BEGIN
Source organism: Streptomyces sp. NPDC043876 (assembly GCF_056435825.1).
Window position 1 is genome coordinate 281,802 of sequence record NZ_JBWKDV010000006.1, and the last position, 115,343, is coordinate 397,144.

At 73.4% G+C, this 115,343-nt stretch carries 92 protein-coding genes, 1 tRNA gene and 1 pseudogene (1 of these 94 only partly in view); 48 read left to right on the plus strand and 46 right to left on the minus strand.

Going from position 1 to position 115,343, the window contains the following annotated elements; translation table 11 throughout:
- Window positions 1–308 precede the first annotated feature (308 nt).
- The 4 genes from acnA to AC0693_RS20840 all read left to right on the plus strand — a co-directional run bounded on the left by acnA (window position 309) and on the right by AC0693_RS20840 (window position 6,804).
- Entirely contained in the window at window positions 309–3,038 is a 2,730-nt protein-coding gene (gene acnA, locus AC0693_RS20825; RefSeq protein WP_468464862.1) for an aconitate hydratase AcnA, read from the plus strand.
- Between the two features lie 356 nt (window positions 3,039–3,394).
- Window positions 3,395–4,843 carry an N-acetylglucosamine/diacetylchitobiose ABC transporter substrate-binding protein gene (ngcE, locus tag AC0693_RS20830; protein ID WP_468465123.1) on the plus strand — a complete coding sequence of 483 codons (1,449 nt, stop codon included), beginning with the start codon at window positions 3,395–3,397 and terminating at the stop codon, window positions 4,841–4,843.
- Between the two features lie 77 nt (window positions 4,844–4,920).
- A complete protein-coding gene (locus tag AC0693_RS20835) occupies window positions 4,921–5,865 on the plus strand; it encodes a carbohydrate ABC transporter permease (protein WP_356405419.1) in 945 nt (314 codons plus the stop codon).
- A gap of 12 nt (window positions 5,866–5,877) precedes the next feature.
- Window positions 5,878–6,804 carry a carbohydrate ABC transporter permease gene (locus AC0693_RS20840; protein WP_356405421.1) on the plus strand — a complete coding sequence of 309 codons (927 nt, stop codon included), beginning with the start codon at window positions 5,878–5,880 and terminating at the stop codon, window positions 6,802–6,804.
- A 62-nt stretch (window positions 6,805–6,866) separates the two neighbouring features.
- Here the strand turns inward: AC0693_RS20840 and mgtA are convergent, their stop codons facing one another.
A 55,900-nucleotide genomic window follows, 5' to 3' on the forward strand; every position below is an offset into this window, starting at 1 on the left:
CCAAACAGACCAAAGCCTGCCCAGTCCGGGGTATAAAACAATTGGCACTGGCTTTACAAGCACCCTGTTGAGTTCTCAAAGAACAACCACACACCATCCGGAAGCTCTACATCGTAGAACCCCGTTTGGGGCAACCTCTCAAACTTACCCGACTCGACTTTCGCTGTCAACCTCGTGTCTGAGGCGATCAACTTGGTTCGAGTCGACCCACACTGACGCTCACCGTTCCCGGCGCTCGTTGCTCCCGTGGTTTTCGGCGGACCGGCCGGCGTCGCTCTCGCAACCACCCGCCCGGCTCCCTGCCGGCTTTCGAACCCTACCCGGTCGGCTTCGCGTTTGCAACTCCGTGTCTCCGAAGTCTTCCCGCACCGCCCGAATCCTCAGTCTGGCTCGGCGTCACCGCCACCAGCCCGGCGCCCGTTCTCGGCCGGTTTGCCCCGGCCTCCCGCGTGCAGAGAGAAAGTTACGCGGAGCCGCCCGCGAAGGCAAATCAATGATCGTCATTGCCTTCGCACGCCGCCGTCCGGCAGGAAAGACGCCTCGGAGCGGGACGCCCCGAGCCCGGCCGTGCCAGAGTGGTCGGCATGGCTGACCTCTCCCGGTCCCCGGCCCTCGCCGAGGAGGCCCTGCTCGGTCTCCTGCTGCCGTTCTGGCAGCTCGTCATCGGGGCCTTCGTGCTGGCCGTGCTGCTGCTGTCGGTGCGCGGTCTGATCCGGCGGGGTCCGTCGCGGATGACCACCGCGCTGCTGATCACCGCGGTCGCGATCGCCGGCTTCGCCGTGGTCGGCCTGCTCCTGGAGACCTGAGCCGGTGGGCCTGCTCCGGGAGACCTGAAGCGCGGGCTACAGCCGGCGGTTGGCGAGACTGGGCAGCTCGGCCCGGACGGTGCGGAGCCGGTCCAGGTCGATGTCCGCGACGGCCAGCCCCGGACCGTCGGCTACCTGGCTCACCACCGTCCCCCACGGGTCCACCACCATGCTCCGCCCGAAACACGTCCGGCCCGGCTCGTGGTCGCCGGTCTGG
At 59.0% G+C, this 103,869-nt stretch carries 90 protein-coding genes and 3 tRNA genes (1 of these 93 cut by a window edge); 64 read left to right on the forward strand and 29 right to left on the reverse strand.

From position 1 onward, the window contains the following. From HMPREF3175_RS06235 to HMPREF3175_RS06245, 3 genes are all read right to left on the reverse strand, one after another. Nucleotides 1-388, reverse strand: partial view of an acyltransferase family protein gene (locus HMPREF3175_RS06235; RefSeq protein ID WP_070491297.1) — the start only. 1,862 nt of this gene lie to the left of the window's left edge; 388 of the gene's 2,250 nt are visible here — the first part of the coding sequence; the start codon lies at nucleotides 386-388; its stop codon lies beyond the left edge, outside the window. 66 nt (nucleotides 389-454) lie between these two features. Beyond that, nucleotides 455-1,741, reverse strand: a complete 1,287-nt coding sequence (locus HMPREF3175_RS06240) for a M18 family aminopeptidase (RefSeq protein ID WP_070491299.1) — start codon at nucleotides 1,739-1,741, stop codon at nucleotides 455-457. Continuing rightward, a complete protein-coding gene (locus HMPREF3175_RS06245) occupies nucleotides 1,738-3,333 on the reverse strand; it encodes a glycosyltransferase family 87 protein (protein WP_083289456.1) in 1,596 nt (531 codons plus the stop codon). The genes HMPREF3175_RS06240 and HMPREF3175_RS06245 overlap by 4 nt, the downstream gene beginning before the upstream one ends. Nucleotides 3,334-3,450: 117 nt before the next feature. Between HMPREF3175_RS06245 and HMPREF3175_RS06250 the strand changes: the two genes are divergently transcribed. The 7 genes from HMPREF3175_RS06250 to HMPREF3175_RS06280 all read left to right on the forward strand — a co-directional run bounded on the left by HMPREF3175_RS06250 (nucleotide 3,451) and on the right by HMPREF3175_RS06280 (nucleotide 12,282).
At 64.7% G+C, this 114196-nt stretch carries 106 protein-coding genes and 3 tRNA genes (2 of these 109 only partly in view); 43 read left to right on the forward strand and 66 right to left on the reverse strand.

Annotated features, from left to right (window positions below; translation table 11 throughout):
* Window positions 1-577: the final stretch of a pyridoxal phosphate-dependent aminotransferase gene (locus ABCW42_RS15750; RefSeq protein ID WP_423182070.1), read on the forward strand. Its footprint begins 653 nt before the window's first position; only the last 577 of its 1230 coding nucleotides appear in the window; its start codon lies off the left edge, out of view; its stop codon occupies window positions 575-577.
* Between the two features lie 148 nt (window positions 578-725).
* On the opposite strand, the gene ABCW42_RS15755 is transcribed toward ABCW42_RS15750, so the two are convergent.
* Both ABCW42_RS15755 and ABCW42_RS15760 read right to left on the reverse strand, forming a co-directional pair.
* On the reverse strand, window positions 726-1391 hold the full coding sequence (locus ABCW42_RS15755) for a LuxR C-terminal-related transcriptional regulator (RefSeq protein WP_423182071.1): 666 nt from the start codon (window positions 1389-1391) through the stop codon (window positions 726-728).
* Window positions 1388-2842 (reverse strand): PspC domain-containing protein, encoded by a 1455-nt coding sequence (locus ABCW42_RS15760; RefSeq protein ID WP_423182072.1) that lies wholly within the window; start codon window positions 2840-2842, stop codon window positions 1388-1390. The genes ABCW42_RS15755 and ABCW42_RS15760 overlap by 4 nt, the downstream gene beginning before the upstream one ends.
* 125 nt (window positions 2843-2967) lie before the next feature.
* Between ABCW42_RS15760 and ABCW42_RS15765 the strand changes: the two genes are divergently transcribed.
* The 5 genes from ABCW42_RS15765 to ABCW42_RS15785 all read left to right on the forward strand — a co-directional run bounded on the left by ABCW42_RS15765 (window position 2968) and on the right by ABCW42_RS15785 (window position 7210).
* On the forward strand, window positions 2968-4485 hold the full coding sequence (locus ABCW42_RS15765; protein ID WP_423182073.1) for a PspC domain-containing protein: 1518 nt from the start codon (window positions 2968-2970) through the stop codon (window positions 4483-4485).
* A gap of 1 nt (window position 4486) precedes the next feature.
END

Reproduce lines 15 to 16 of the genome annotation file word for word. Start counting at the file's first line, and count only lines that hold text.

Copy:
- Here the strand turns inward: AC0693_RS20840 and mgtA are convergent, their stop codons facing one another.
A 55,900-nucleotide genomic window follows, 5' to 3' on the forward strand; every position below is an offset into this window, starting at 1 on the left: